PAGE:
- Common Bondage: Slavery as Metaphor in Revolutionary America
Slavery, Revolutionary War, Abolition
Eighteenth-century British North Americans, who benefited from some of the highest standards of living and greatest political and religious freedoms [End Page 708] in the Atlantic world, found themselves, in the 1770s, sitting in coffee houses, sipping tea infused with sugar, smoking pipes of tobacco, wearing indigo-dyed clothes—and denouncing “slavery.” By that term they did not mean the real slavery of some half-million people of African descent on the North American mainland, but rather a metaphoric slavery that, in their fevered imaginations, threatened the political liberties of people of European descent.
The spectacle has long fascinated and repelled observers. From Samuel Johnson’s famous quip in the 1770s to the great scholarship in the late 1960s and 1970s by Edmund Morgan, David Brion Davis, Winthrop Jordan, and others, these slave drivers yelping for liberty have generated penetrating commentary. The literary scholar Peter Dorsey now launches himself into the mix with a stimulating and frustrating study, the most detailed exploration to date of what he calls “the slavery metaphor” in British North America.
Dorsey makes a strong case for a venerable historical interpretation: that the Revolution undermined slavery. The slavery metaphor—by its own internal logic—pulled down the barriers between political and chattel slavery, between slavery as figure of speech and slavery as coerced labor, and led, almost inevitably, to abolition in the North and a wave of emancipation in the South. Dorsey shows how this process worked, in part, through the operation of language itself. Drawing on theories of metaphor, he recruits an array of thinkers—from Hobbes and Locke in seventeenth century to Wayne Booth, Jacques Derrida, George Lakoff, Paul Ricoeur, Toni Morrison, Richard Rorty, and Hayden White (among others) in the twentieth—to argue that metaphor can “bring about a semantic change or a redescription of reality” (24). Which is precisely what the slavery metaphor accomplished: It “altered the reality of eighteenth-century white Americans,” provoking them “to imagine themselves as slaves” (25). It thus “merged revolutionary goals and antislavery activism,” and “altered the way patriots spoke about slavery” (28, 111).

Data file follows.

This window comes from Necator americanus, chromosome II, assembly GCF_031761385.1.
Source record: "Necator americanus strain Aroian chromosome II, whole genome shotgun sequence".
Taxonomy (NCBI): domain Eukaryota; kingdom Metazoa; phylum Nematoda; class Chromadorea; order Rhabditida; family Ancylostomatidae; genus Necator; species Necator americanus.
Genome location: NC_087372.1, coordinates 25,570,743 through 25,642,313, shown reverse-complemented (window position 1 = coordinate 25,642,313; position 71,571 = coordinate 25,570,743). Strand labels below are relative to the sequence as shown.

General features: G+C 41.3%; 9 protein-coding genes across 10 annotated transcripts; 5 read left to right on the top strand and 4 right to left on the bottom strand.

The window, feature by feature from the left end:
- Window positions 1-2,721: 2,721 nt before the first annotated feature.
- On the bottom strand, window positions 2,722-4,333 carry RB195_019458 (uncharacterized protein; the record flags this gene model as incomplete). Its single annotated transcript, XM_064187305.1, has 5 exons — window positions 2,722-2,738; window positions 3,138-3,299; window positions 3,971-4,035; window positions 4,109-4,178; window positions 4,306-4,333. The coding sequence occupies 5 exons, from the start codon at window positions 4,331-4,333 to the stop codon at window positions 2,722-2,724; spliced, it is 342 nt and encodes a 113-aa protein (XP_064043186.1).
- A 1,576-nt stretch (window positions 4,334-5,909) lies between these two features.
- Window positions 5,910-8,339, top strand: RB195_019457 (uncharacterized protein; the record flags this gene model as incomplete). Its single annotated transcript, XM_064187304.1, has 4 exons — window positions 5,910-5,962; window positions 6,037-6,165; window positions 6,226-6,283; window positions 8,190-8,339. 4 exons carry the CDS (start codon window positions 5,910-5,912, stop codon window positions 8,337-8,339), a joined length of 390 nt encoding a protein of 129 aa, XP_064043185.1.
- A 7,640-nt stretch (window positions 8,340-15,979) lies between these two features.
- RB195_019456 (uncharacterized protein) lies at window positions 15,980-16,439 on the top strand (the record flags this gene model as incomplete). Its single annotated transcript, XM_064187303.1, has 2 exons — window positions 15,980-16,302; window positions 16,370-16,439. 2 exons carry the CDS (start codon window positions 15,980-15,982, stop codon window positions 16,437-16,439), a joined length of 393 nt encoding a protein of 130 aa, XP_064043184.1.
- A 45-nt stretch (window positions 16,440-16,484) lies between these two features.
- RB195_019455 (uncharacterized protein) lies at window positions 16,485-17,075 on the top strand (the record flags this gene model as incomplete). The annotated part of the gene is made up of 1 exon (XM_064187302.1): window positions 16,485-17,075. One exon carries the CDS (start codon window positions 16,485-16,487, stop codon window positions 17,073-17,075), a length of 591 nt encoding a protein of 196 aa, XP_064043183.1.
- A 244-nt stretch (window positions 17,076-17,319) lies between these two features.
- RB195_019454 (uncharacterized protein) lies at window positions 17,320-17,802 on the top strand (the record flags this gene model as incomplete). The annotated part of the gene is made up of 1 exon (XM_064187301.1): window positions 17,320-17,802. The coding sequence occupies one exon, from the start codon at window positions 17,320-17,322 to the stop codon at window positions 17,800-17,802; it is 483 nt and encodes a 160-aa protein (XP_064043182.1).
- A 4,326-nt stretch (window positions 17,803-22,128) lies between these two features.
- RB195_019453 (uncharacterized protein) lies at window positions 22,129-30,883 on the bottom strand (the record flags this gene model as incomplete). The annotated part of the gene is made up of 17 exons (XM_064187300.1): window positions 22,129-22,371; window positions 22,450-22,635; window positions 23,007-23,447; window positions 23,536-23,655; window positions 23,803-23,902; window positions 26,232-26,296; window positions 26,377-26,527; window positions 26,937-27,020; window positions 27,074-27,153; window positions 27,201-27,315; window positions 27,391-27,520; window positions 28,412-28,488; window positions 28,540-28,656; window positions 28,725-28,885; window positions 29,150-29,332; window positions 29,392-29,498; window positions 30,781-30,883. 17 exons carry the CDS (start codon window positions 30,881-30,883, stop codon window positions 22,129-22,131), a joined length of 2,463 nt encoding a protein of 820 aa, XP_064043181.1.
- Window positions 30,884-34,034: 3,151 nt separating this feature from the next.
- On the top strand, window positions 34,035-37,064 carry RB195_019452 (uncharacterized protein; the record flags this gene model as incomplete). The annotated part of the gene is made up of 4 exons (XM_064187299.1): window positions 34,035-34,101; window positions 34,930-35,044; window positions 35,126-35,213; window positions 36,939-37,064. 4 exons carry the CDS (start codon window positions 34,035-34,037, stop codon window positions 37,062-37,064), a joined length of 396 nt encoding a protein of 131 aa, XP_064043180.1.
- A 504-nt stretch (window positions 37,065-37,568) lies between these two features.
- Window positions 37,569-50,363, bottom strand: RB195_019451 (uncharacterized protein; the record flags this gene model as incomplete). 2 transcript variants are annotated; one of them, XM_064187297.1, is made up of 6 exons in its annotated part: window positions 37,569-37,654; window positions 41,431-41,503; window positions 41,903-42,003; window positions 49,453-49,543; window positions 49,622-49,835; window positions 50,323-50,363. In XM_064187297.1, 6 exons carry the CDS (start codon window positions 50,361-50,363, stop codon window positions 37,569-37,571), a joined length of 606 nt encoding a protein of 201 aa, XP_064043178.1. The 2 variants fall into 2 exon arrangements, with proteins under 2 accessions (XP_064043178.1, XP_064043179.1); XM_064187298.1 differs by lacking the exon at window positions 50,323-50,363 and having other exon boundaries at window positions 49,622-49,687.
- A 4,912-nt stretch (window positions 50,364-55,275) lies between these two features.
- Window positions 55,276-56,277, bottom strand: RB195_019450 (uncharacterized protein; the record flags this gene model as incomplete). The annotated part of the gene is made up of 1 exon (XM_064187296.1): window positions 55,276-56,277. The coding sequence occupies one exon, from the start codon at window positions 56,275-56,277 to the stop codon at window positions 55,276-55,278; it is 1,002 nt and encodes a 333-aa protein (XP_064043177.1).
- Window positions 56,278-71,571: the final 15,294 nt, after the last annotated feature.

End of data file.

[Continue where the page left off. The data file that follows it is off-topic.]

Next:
Anchored in the rhetoric of colonial resistance, the slavery metaphor made Whigs vulnerable to charges of “hypocrisy” (85, passim). Loyalists, pushing full-bore into the ideological breach, adopted an increasingly antislavery position to highlight their opponents’ liability. In response, Whigs had no choice but to embrace the cause. Abolitionists then jumped through this “rhetorical opening,” using the Whigs’ metaphoric language against the institution of slavery (156). “White abolitionists, African Americans, as well as Royalists, repeatedly and forcefully [End Page 709] challenged Whig writers to live up to their words” (108). It all resulted in “growing antislavery convictions” across the colonies (110). “Patriots,” Dorsey argues, “increasingly believed that eliminating slavery was the price they were going to have to pay for independence” (113). So far did antislavery sentiment go, it gave rise to the terrifying specter of total race war—a 180–degree turn of Fortune’s wheel—leading black writers like Phillis Wheatley to “assuage the widespread racial fears ignited by the Revolution” and its militant live-free-or-die language by emphasizing benevolent, Christian virtues that ultimately undermined the struggle for abolition itself (173). Despite this turn, however, “the patriots’ antislavery sentiments continued to shape the consciences of American,” and, in the long run, “would continue to remind white Americans that chattel slavery self-evidently conflicted with their founding ideals” (217–18).
But Dorsey is not content with a simple linear account; his book pushes in many directions along the way. The slavery metaphor was, as Dorsey shows, “ever flexible,” employed by a variety of actors to a variety of ends (72). Even as it drove white Americans toward antislavery, it also promoted “contempt” for slaves and stimulated “great racial differentiation . . . [by] suggesting that those who have already submitted to slavery were unworthy of freedom” (30). The slavery metaphor also “altered the era’s understanding of gender” by opposing...